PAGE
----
The bleakest picture of Democrats' prospects comes from two usually optimistic analysts, Stanley Greenberg and James Carville. In their latest Democracy Corps memo, they lament that, despite what they see as Republican stumbling on Social Security, voters don't think Democrats have new ideas for addressing the country's problems. By denying that Social Security has problems, "Democrats seem stuck in concrete."
In the New Republic, John Judis takes a longer view. Since the 1970s, he notes, Democrats have had little success expanding government. He blames this on international competition, the decline of private-sector unions and stronger business lobbyists. A revival of liberalism, he writes, "would probably require a national upheaval similar to what happened in the '30s and '60s. That could happen, but doesn't appear imminent."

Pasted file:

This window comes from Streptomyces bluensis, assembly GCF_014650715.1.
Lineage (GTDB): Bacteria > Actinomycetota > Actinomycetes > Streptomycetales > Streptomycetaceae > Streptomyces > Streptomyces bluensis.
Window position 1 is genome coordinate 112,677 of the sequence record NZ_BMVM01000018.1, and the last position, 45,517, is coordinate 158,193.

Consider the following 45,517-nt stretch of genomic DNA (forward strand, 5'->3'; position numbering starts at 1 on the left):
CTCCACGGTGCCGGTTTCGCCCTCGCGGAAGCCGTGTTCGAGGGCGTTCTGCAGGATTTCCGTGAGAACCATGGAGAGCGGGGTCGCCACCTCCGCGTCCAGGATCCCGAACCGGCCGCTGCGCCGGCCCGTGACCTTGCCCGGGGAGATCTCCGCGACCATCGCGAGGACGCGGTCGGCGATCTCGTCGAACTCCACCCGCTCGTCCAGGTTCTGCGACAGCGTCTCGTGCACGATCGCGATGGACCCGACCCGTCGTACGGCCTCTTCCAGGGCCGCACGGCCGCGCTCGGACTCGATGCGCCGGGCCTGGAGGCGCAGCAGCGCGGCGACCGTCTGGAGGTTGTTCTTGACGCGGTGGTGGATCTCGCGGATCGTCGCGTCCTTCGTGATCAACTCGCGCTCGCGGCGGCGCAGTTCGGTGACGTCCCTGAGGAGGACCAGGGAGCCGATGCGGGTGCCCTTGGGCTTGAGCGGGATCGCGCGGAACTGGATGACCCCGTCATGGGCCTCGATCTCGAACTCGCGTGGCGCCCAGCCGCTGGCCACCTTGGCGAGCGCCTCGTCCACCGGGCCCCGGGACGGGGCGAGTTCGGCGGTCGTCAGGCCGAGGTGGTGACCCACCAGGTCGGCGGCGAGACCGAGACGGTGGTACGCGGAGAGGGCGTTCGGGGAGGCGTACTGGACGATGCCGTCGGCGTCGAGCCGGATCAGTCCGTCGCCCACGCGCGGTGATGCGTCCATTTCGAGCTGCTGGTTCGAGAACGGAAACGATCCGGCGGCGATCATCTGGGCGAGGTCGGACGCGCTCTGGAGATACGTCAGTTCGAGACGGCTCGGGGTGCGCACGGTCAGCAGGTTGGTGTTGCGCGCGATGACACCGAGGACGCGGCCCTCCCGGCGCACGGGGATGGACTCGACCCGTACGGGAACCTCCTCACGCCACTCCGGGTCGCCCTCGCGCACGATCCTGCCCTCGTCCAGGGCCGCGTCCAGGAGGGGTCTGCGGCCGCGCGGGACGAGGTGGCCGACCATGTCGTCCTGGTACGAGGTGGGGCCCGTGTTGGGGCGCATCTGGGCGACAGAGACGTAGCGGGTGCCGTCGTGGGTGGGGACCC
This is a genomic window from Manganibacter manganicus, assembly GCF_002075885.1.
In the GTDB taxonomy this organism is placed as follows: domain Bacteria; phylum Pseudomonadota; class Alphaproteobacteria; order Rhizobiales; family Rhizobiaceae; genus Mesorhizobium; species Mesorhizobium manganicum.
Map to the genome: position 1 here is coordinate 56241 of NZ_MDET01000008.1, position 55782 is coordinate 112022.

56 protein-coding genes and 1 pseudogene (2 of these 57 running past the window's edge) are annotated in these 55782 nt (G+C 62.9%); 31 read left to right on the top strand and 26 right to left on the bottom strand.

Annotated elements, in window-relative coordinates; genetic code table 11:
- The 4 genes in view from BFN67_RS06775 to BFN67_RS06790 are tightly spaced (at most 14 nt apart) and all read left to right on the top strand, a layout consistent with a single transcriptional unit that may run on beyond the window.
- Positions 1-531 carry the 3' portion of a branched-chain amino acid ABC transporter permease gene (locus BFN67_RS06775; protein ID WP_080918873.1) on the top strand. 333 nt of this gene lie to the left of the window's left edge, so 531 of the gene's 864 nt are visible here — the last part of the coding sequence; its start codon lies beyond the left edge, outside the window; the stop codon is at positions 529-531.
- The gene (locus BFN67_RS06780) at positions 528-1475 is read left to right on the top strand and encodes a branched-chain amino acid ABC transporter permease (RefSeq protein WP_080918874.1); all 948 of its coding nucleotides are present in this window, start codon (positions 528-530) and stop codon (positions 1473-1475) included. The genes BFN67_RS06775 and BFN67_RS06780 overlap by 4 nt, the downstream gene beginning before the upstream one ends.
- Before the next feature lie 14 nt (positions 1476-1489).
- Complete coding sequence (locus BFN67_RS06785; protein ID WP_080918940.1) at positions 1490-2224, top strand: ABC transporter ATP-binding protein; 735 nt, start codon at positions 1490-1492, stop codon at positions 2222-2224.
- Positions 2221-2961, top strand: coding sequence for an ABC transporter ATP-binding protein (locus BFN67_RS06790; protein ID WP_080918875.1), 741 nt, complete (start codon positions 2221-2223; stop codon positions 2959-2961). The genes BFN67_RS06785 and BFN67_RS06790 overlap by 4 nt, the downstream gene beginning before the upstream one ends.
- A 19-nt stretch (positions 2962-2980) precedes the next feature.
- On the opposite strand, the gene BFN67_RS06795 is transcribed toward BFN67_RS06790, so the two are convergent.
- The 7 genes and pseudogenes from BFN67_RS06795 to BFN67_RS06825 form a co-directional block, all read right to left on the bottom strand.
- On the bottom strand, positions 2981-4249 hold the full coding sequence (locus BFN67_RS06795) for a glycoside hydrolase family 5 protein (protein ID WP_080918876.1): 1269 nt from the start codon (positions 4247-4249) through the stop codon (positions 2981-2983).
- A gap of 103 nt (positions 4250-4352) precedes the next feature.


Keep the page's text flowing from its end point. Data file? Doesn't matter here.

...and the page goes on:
The Democrats' problem is that they have proceeded for years with a goal of moving America some distance toward a Western European welfare state. Just how far, they have not had to decide. But Judis looks at Europe and sees a failing model: high unemployment, stalled economies and the welfare state in retreat. Nor is raising taxes on the rich a sound strategy: Democrats did that in 1993, and Republicans won control of Congress in 1994.
Democrats in power can make small, quiet moves toward redistribution, like the expansion of the earned income tax credit in the Clinton administration. Out of power, they can focus on policies for which arguments can be made by vivid anecdotes, like prescription drugs for seniors. Or they can obstruct change and wait for Social Security, Medicare and Medicaid to gobble up larger shares of the economy. But that will take time.
For now, Democrats are facing the fact that general arguments for a larger welfare state just doesn't seem attractive to most voters.
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